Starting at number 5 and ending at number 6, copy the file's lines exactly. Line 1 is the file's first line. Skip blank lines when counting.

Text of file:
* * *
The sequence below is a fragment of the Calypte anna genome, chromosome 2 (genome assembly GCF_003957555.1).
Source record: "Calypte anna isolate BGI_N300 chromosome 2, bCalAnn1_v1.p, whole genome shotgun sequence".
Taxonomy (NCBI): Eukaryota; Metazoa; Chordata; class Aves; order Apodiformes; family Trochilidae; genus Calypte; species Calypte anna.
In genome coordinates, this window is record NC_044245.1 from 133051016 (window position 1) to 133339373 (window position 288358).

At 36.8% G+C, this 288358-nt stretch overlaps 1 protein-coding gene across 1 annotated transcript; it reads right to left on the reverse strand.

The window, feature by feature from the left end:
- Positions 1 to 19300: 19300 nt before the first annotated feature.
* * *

At 36.8% G+C, this 288358-nt stretch overlaps 1 protein-coding gene across 1 annotated transcript; it reads right to left on the reverse strand.

The window, feature by feature from the left end: